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If the class doesn't have the constructor, will the compiler make one default constructor for it ?

Programmers new to C++ often have two common misunderstandings:

That a default constructor is synthesized for every class that does not define one

from the book Inside the C++ Object Model

I am at a loss...

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What is the exact query ? –  iammilind Mar 9 '12 at 14:35
    
AFAIK every class has a default constructor, however it is best to create it yourself (at least I do it). –  Michel Keijzers Mar 9 '12 at 14:36
    
And the question is...? –  PlasmaHH Mar 9 '12 at 14:37
1  
This quote is at the end of a section that explains at length when exactly a default constructor is synthesized. You should probably read this section and not jump directly to the end. –  Luc Touraille Mar 9 '12 at 14:42
2  
You need to make your question understandable so we'll actually have something useful to say - but I think the book is getting at problems people run into when stuff that they expect to automatically happen doesn't happen, though either the book doesn't explain very well or there's a lot more content before they throw that line out there. –  birryree Mar 9 '12 at 14:48
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6 Answers

up vote 8 down vote accepted

This is well explained in the section from which this quote is taken. I will not paraphrase it in its entirety, but here is a short summary of the section content.

First of all, you need to understand the following terms: implicitly-declared, implicitly-defined, trivial, non-trivial and synthesized (a term that is used by Stanley Lippman, but is not used in the standard).

implicitly-declared

A constructor is implicitly-declared for a class if there is no user-declared constructor in this class. For example, this class struct T { }; does not declare any constructor, so the compiler implicitly declares a default constructor. On the other hand, this class struct T { T(int); }; declares a constructor, so the compiler will not declare an implicit default constructor. You will not be able to create an instance of T without parameters, unless you define your own default constructor.

implicitly-defined

An implicitly-declared constructor is implicitly-defined when it is used, i.e. when an instance is created without parameters. Assuming the following class struct T { };, the line T t; will trigger the definition of T::T(). Otherwise, you would have a linker error since the constructor would be declared but not defined. However, an implicitly-defined constructor does not necessarily have any code associated with it! A default constructor is synthesized (meaning that some code is created for it) by the compiler only under certain circumstances.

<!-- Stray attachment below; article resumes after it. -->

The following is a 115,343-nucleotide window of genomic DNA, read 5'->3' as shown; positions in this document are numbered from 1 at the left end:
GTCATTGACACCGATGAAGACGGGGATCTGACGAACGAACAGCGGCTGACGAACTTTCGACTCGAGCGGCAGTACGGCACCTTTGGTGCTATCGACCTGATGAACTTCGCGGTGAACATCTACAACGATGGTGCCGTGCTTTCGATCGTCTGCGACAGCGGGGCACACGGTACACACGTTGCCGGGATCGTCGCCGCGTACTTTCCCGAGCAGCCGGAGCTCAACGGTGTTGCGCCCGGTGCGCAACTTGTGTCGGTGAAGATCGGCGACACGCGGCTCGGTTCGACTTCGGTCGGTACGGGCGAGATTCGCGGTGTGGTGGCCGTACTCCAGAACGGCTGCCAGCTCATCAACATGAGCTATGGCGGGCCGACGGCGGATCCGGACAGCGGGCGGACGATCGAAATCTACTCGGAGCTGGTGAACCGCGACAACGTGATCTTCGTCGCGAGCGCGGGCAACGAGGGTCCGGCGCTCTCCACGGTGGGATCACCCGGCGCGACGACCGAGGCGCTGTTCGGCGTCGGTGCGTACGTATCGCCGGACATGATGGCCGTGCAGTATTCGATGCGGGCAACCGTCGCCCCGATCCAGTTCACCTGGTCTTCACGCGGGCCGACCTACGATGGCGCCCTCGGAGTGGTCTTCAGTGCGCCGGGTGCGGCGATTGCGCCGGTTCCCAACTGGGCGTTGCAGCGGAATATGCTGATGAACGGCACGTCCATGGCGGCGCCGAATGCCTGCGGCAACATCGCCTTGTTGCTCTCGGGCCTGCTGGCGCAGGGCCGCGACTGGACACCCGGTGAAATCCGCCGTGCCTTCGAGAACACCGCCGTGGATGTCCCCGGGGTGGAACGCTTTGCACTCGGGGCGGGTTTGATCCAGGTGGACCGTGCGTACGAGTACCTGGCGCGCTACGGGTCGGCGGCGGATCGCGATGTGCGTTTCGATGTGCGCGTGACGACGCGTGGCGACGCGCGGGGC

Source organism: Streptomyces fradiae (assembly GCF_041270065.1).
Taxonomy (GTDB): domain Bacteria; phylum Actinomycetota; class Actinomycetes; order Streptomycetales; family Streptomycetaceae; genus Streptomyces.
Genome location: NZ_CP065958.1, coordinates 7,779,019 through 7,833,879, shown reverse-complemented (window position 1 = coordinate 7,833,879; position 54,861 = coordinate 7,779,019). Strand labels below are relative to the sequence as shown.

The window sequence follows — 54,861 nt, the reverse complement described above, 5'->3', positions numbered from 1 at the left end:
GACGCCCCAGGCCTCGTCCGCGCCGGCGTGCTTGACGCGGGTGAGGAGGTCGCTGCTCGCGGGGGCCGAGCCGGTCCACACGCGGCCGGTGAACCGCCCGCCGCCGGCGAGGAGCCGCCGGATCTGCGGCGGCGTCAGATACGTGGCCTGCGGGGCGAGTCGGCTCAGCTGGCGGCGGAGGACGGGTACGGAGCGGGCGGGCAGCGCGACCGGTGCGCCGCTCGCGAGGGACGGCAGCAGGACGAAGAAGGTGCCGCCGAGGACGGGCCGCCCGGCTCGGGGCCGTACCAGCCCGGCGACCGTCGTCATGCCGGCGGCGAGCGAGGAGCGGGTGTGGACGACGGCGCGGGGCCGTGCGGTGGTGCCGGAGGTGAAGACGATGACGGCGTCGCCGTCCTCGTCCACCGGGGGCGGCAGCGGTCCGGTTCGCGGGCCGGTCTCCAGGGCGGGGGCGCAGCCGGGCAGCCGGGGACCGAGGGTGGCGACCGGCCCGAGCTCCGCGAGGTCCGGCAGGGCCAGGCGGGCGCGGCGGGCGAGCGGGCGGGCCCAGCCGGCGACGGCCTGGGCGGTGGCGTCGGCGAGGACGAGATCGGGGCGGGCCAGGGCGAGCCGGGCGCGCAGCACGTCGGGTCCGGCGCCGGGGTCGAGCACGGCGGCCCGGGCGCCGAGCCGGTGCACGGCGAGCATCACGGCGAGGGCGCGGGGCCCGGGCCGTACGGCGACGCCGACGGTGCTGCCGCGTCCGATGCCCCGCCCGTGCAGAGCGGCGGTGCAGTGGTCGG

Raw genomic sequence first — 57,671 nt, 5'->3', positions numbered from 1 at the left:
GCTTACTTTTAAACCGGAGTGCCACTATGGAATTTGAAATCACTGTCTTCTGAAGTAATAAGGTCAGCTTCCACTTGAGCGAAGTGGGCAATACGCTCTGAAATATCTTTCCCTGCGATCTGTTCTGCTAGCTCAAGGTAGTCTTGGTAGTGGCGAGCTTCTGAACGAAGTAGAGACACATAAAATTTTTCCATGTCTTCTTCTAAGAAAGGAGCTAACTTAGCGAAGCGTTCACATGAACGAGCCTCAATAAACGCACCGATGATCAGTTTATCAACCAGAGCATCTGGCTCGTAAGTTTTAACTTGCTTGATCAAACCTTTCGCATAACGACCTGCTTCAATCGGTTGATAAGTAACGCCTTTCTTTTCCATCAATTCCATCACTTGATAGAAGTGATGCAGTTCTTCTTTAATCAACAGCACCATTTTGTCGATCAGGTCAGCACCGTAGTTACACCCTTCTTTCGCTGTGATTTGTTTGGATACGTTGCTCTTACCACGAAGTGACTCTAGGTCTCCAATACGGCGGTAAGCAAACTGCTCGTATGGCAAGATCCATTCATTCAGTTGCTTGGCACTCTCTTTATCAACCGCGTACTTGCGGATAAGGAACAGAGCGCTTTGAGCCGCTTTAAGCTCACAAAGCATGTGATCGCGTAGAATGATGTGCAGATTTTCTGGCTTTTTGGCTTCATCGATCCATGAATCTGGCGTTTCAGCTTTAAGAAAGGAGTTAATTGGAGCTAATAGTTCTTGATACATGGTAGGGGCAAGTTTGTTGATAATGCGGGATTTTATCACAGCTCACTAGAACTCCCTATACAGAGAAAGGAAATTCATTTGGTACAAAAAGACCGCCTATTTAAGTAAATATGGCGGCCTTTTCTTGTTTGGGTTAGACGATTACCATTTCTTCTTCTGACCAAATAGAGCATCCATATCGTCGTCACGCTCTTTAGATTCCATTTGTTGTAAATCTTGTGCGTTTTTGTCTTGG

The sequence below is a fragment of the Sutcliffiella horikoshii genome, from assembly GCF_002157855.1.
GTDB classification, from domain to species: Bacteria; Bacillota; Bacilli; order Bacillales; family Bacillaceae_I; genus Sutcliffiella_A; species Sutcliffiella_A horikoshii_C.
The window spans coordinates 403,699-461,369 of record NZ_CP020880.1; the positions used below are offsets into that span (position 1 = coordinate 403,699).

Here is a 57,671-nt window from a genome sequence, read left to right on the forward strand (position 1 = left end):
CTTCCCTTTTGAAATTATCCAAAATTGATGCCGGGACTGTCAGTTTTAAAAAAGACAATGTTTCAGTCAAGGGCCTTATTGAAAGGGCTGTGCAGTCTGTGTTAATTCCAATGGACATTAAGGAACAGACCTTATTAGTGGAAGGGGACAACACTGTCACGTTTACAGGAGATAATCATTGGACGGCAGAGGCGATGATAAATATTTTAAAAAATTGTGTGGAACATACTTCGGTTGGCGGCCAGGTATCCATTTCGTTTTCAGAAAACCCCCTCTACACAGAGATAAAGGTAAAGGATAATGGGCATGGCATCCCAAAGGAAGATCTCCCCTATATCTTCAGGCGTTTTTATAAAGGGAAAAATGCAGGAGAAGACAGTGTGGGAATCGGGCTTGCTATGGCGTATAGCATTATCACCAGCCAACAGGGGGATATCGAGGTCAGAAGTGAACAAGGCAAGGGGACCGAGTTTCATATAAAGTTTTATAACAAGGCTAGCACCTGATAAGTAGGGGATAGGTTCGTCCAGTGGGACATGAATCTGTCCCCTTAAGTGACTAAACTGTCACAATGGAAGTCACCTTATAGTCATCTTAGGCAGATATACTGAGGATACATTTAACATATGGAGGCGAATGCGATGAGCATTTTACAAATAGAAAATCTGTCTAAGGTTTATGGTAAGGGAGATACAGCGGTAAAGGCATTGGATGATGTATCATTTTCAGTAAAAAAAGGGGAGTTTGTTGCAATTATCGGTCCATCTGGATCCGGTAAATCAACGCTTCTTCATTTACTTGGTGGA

trivial constructor

An implicitly-declared default constructor is trivial when:

  • its class has no virtual functions and no virtual base classes and
  • its base classes have trivial constructors and
  • all its non-static members have trivial constructors.

In this case, the default compiler has nothing to do, so there is no code synthesized for it. For instance, in the following code

struct Trivial
{
    int i;
    char * pc;
};

int main()
{
    Trivial t;
}

the construction of t does not involve any operations (you can see that by looking at the generated assembly: no constructor is called to construct t).

non-trivial

On the other hand, if the class does not meet the three requirements stated above, its implicitly-declared default constructor will be non-trivial, meaning that it will involve some operations that must be performed in order to respect the language semantics. In this case, the compiler will synthesize an implementation of the constructor performing these operations.

For instance, consider the following class:

struct NonTrivial
{
    virtual void foo();
};

Since it has a virtual member function, its default constructor must set the virtual table pointer to the correct value (assuming the implementation use a virtual method table, of course).

Similarly, the constructor of this class

struct NonTrivial
{
    std::string s;
};

must call the string default constructor, as it is not trivial. To perform these operations, the compiler generates the code for the default constructor, and calls it anytime you create an instance without parameters. You can check this by looking at the assembly corresponding to this instantiation NonTrivial n; (you should see a function call, unless the constructor has been inlined).


Summary

When you don't provide any constructor for your class, the compiler implicitly declares a default one. If you try to use it, the compiler implicitly defines it, if it can (it is not always possible, for instance when a class has a non-default-constructible member). However, this implicit definition does not imply the generation of any code. The compiler needs to generate code for the constructor (synthesize it) only if it is non-trivial, meaning that it involves certain operations needed to implement the language semantics.


N.B.

Stanley B Lippman's "Inside the C++ object model" and this answer deals with (a possible) implementation of C++, not its semantics. As a consequence, none of the above can be generalized to all compilers: as far as I know, an implementation is perfectly allowed to generate code even for a trivial constructor. From the C++ user point of view, all that matters is the "implicitly-declared/defined` aspect (and also the trivial/non-trivial distinction, as it has some implications (for instance, an object of a class with non-trivial constructor cannot be a member of a union)).